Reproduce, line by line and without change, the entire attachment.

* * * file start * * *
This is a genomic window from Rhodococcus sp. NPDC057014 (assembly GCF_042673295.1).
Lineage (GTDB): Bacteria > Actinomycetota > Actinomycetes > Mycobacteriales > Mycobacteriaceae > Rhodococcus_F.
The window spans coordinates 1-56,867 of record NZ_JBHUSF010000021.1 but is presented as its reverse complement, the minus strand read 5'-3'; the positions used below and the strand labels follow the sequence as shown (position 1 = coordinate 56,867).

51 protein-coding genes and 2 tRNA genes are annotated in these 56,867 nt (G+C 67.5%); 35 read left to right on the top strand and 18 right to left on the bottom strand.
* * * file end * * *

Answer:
This is a genomic window from Rhodococcus sp. NPDC057014 (assembly GCF_042673295.1).
Lineage (GTDB): Bacteria > Actinomycetota > Actinomycetes > Mycobacteriales > Mycobacteriaceae > Rhodococcus_F.
The window spans coordinates 1-56,867 of record NZ_JBHUSF010000021.1 but is presented as its reverse complement, the minus strand read 5'-3'; the positions used below and the strand labels follow the sequence as shown (position 1 = coordinate 56,867).

51 protein-coding genes and 2 tRNA genes are annotated in these 56,867 nt (G+C 67.5%); 35 read left to right on the top strand and 18 right to left on the bottom strand.